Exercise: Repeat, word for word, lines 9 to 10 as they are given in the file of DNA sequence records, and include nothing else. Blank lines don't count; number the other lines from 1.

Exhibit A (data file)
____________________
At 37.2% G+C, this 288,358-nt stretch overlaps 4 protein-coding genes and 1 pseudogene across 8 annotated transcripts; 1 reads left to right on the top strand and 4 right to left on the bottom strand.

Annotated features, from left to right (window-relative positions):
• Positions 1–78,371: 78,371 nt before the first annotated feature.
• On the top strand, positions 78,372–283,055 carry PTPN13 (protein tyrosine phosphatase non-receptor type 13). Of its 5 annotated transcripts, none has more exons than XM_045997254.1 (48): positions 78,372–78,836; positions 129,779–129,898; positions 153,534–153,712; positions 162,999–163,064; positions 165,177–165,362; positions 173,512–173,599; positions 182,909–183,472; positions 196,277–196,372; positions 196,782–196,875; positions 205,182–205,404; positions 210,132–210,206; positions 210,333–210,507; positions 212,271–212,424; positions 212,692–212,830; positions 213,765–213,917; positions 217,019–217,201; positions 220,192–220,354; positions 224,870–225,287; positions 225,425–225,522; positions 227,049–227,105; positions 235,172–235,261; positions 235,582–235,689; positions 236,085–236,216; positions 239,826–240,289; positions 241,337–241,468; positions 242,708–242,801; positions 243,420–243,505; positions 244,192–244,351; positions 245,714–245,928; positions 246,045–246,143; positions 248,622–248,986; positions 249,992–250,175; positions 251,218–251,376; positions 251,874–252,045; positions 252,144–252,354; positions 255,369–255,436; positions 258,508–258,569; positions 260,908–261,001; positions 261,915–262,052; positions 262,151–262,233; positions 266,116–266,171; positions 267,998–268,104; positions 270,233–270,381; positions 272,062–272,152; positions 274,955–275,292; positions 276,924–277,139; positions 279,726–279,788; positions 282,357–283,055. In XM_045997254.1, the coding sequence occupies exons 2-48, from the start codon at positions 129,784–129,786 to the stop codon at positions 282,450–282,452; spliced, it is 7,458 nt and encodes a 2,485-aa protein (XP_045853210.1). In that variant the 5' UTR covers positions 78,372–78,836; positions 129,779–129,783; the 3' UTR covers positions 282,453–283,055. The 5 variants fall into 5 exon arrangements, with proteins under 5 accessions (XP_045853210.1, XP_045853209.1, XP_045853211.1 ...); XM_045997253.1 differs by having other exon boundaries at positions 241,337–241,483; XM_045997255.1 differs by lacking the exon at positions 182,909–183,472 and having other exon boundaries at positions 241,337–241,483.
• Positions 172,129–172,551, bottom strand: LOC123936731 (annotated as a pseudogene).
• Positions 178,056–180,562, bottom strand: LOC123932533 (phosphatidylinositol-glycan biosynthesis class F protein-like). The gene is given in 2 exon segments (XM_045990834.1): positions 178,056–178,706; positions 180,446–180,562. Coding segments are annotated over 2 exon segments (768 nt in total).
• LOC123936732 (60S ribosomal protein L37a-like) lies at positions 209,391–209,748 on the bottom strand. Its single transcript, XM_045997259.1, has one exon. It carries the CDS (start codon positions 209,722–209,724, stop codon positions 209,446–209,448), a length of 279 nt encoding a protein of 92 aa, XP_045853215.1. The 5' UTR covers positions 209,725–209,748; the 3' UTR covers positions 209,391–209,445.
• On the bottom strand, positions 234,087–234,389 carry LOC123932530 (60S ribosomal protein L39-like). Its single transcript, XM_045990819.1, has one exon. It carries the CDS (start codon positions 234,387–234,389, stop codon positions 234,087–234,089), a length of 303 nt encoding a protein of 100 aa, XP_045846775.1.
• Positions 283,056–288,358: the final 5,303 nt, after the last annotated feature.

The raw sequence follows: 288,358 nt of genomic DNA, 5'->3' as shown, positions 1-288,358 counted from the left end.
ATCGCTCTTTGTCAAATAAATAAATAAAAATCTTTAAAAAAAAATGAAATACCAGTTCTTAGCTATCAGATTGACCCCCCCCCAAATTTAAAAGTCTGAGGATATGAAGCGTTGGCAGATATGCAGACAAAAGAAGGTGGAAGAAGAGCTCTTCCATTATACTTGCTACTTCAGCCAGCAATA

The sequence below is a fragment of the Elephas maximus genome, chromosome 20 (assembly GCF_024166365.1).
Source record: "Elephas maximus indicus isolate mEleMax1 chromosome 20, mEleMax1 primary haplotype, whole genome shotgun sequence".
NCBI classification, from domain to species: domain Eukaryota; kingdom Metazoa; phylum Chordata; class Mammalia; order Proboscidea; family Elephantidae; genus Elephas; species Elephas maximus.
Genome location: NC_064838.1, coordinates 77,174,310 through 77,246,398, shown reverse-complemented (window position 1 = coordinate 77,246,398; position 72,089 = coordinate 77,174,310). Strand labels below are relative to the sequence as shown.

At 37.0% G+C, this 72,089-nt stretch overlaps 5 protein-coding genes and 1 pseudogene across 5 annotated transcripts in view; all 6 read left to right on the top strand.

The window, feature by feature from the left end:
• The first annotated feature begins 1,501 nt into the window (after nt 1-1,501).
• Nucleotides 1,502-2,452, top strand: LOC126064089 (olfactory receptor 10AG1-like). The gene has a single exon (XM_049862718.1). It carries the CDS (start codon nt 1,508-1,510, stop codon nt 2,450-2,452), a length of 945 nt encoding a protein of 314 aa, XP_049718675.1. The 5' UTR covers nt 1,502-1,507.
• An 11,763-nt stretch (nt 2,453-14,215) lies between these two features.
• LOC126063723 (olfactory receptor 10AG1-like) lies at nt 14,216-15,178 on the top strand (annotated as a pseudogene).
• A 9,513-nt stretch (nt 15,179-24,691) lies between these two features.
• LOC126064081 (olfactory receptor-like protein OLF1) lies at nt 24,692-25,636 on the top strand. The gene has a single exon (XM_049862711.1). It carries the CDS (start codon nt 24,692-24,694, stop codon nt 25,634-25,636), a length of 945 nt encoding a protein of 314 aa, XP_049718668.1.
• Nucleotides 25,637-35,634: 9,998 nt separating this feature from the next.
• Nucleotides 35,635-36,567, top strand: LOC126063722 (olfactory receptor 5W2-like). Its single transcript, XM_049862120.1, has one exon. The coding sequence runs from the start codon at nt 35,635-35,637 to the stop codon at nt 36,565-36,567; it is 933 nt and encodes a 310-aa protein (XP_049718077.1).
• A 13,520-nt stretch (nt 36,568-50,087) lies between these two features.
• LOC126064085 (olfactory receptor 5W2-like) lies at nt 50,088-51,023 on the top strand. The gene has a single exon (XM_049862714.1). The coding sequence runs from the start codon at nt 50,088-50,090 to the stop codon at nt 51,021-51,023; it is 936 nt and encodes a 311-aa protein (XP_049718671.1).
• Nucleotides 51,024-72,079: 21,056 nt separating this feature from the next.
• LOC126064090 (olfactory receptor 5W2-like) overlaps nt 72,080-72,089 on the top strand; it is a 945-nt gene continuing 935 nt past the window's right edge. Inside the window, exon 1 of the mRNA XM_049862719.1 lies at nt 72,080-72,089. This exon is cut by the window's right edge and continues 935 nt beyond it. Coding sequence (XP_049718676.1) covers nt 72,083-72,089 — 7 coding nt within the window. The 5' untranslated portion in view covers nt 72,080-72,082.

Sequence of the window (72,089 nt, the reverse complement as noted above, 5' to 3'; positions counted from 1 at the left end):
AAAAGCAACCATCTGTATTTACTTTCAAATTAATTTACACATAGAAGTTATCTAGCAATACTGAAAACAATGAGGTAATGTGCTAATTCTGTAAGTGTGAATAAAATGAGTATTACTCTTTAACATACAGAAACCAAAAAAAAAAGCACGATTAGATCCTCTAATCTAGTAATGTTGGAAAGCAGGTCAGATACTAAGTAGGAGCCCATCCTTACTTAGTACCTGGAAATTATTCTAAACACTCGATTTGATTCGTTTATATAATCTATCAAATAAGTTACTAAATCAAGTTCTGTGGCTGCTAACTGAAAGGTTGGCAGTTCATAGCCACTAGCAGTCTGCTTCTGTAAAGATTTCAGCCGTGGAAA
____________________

• Positions 283,056–288,358: the final 5,303 nt, after the last annotated feature.

The raw sequence follows: 288,358 nt of genomic DNA, 5'->3' as shown, positions 1-288,358 counted from the left end.